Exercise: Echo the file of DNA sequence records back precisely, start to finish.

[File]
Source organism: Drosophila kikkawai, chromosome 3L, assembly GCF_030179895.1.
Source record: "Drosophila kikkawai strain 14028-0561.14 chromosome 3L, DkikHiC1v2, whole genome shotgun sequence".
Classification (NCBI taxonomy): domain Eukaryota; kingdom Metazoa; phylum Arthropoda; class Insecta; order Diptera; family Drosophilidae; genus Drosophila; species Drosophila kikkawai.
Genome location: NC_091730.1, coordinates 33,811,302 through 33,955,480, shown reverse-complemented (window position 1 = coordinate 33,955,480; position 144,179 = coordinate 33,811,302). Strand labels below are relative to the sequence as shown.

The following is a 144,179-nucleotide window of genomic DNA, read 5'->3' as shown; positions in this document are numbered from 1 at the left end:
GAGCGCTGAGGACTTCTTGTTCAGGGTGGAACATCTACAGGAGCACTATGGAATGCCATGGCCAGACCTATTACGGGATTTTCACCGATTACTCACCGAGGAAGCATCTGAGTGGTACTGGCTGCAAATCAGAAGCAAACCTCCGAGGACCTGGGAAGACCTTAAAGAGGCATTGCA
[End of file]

Source organism: Drosophila kikkawai, chromosome 3L, assembly GCF_030179895.1.
Source record: "Drosophila kikkawai strain 14028-0561.14 chromosome 3L, DkikHiC1v2, whole genome shotgun sequence".
Classification (NCBI taxonomy): domain Eukaryota; kingdom Metazoa; phylum Arthropoda; class Insecta; order Diptera; family Drosophilidae; genus Drosophila; species Drosophila kikkawai.
Genome location: NC_091730.1, coordinates 33,811,302 through 33,955,480, shown reverse-complemented (window position 1 = coordinate 33,955,480; position 144,179 = coordinate 33,811,302). Strand labels below are relative to the sequence as shown.

The following is a 144,179-nucleotide window of genomic DNA, read 5'->3' as shown; positions in this document are numbered from 1 at the left end:
GAGCGCTGAGGACTTCTTGTTCAGGGTGGAACATCTACAGGAGCACTATGGAATGCCATGGCCAGACCTATTACGGGATTTTCACCGATTACTCACCGAGGAAGCATCTGAGTGGTACTGGCTGCAAATCAGAAGCAAACCTCCGAGGACCTGGGAAGACCTTAAAGAGGCATTGCA